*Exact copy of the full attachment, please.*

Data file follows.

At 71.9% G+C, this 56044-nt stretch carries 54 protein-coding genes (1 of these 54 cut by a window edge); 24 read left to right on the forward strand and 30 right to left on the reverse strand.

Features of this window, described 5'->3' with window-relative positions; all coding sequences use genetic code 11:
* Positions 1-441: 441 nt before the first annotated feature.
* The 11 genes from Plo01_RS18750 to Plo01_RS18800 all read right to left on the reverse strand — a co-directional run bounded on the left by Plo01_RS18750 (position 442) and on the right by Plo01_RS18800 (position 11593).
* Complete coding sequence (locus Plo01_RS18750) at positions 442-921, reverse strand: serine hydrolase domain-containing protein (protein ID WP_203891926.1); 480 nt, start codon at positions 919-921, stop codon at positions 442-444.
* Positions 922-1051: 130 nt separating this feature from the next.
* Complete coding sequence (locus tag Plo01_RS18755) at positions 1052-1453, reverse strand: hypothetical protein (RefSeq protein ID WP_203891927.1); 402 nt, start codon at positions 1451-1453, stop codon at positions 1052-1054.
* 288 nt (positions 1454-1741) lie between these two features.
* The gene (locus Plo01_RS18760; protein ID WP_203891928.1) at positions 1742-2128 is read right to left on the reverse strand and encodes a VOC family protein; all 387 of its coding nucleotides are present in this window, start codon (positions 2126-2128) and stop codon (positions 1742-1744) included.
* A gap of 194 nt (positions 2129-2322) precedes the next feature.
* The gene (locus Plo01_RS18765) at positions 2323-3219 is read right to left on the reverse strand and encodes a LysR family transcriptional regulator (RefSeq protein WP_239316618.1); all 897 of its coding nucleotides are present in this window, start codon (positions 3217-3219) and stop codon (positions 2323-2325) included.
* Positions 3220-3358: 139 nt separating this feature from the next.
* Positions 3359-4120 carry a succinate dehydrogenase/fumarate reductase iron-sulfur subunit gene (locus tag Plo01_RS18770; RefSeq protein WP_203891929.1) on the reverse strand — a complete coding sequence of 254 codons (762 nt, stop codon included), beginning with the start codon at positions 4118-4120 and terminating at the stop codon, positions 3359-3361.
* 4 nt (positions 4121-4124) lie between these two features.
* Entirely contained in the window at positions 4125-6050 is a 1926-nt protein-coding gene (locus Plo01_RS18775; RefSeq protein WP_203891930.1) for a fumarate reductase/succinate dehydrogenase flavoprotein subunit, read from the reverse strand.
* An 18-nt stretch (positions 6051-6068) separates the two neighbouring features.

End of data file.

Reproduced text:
At 71.9% G+C, this 56044-nt stretch carries 54 protein-coding genes (1 of these 54 cut by a window edge); 24 read left to right on the forward strand and 30 right to left on the reverse strand.

Features of this window, described 5'->3' with window-relative positions; all coding sequences use genetic code 11:
* Positions 1-441: 441 nt before the first annotated feature.
* The 11 genes from Plo01_RS18750 to Plo01_RS18800 all read right to left on the reverse strand — a co-directional run bounded on the left by Plo01_RS18750 (position 442) and on the right by Plo01_RS18800 (position 11593).
* Complete coding sequence (locus Plo01_RS18750) at positions 442-921, reverse strand: serine hydrolase domain-containing protein (protein ID WP_203891926.1); 480 nt, start codon at positions 919-921, stop codon at positions 442-444.
* Positions 922-1051: 130 nt separating this feature from the next.
* Complete coding sequence (locus tag Plo01_RS18755) at positions 1052-1453, reverse strand: hypothetical protein (RefSeq protein ID WP_203891927.1); 402 nt, start codon at positions 1451-1453, stop codon at positions 1052-1054.
* 288 nt (positions 1454-1741) lie between these two features.
* The gene (locus Plo01_RS18760; protein ID WP_203891928.1) at positions 1742-2128 is read right to left on the reverse strand and encodes a VOC family protein; all 387 of its coding nucleotides are present in this window, start codon (positions 2126-2128) and stop codon (positions 1742-1744) included.
* A gap of 194 nt (positions 2129-2322) precedes the next feature.
* The gene (locus Plo01_RS18765) at positions 2323-3219 is read right to left on the reverse strand and encodes a LysR family transcriptional regulator (RefSeq protein WP_239316618.1); all 897 of its coding nucleotides are present in this window, start codon (positions 3217-3219) and stop codon (positions 2323-2325) included.
* Positions 3220-3358: 139 nt separating this feature from the next.
* Positions 3359-4120 carry a succinate dehydrogenase/fumarate reductase iron-sulfur subunit gene (locus tag Plo01_RS18770; RefSeq protein WP_203891929.1) on the reverse strand — a complete coding sequence of 254 codons (762 nt, stop codon included), beginning with the start codon at positions 4118-4120 and terminating at the stop codon, positions 3359-3361.
* 4 nt (positions 4121-4124) lie between these two features.
* Entirely contained in the window at positions 4125-6050 is a 1926-nt protein-coding gene (locus Plo01_RS18775; RefSeq protein WP_203891930.1) for a fumarate reductase/succinate dehydrogenase flavoprotein subunit, read from the reverse strand.
* An 18-nt stretch (positions 6051-6068) separates the two neighbouring features.